Retirement Village

The things you should know before entering a Retirement Village.

Living in a retirement village is popular and the market is growing, it has the capacity to be a good lifestyle decision but also the capacity to be a poor financial decision.

It is easy to identify the benefits as they are laid out in the glossy promotional material but the costs, the 'real' costs can be a little more difficult. This site has a focus on five main areas at this time, they are highlighted because they are generally not discussed in the operator promotional material or the consumer advice material.
  • What is the real cost of the Deferred Management Fee? (the operator keeps this part)
  • What is the real cost of the Refundable Amount? (aka the interest free loan to the operator - this part is due for refund on departure)
  • What is the real cost where the 'deferred management fee' is calculated on the exit price rather than the entry price.
  • What is the real cost where there is no 'capital gain' provision in the contract.
  • What is the real cost of living in the village expressed as if it was paid on a weekly basis. (enables a comparative analysis)
  • What is the real cost of living in a Retirement village as opposed to a standard Residential Tenancy.
There are many variations to the arrangements to enter a Retirement Village, the principles discussed here may not match all of them.

                     
 The following are some of the least understood areas of entering a retirement village:-
1. The Deferred Management Fee really is paid to the operator within the entry cost on entry to the village.

2. The added negative impact of the Deferred Management Fee where the contract uses the unit exit price rather than the unit entry price.


3. Earnings forgone on the Deferred Management Fee.

4. Earnings forgone on the Refundable Amount on departure (aka the interest free loan to the operator).

5. In the initial years of occupancy the 'deferred fee' has a refundable component which reduces each year until $0 over the deferred fee period.


6. The impact on the refundable amount of inflation, rising property prices and rising nursing home entry costs etc.


7. Capital gain provision in a contract.


When looking at entering a retirement village there are visible costs and some not so visible costs, visible costs are generally the in-going $ amount and the weekly management fee.  The not so visible costs can be the cost of the deferred fee expressed in a $ amount rather than a percentage of the entry or exit payment, the forgone earnings on the capital contribution (aka the deferred fee), the forgone earnings on the refundable capital contribution (aka the interest free loan to the operator) and the lack of a 'capital gain' provision in the contract.

What is wrong with the 'deferred fee', the first component of the total entry price. The problem is that it is not 'deferred', it is paid upfront to the operator before moving in.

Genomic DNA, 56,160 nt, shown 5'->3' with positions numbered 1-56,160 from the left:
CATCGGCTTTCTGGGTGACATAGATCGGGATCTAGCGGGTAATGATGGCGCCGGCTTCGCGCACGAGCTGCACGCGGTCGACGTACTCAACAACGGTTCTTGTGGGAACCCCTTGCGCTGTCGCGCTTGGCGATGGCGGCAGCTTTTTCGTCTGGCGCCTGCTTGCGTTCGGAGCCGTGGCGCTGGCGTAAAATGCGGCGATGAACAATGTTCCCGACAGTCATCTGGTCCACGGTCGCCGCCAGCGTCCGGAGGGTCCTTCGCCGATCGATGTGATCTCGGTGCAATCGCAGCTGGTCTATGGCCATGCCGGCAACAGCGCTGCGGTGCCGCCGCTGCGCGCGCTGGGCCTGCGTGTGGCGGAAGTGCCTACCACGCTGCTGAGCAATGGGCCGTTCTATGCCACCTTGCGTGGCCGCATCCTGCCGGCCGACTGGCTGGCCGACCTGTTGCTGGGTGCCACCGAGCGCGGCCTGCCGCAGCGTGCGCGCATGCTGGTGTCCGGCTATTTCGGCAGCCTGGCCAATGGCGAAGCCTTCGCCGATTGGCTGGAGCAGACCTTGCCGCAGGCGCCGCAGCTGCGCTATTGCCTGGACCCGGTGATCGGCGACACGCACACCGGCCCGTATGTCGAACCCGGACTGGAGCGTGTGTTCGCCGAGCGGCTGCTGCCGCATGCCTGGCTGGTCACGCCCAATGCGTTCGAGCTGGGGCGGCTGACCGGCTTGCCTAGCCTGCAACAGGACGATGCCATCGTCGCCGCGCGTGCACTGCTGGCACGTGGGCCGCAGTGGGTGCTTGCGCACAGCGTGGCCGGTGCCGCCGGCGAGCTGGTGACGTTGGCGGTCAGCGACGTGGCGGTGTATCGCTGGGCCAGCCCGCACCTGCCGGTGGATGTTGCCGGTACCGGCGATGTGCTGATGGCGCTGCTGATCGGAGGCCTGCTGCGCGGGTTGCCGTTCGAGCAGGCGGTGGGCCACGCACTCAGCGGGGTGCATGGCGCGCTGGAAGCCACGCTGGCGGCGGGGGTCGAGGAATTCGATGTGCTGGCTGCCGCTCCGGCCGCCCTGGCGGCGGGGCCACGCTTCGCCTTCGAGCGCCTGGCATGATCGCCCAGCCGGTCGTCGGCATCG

What is wrong with the 'interest free loan' to the operator, the second component of the total entry price. The problem is the $ value of the interest free loan to the operator paid on entry is ravaged by inflation, rising property prices, rising nursing home entry costs, loss of earnings until it is due for eventual refund on exit from the village. The 'present day $ value' of the 'interest free loan' component can be greatly diminished over time to a much lower 'present day $ value' amount due for refund on exit from the village. There is the potential to be caught in a 'poverty trap' as a result of this devaluation of capital value over time.

An understanding of the following two components (where applicable) of the entry fee should have a high priority:-
Part 1. The 'non-refundable amount or deferred fee' - generally a deferred fee has a reducing refundable amount until $0 at the end of the deferred fee period.
Part 2. The fixed 'refundable amount' - due for repayment on exit.


The graphic above indicates how the 'deferred fee', inflation, rising property prices and rising nursing home entry costs can devalue your refundable $ amount. When the nice salesperson says "Don't worry about the deferred fee, it is paid on exit and something your children will deal with" do not accept that statement without further research. The impact of the deferred fee, loss of earnings, inflation etc. is something many will have to deal with. A change in circumstances without further financial resources could leave a person in a financial position they did not envisage at the outset. It is important to anticipate what the financial position might be in say 5, 10, 15 years. Additional capital resources may be needed to meet the cost of any change in circumstances – eg: choose or need to leave the village, re-enter the property market, meet the cost of a nursing home bond.

A deferred fee may also be described as,
  • Capital Contribution
  • Fee Payable on Exit
  • Departure or Outgoing Fee
  • Deferred Management Fee
  • Reducing Refundable Amount
  • DMF
  • Scheduled Annual Rental
A refundable amount due on exit may also be described as,
  • Refundable Capital Contribution
  • Fixed Refundable Contribution
  • Interest Free Loan to the Operator
  • Refundable Lease Premium
  • Bond Remainder
The entry fee may also be described as,
  • Purchase Price - whether ownership or not
  • In-going Amount
  • Entry Price
  • Lease Premium
  • Capital Bond

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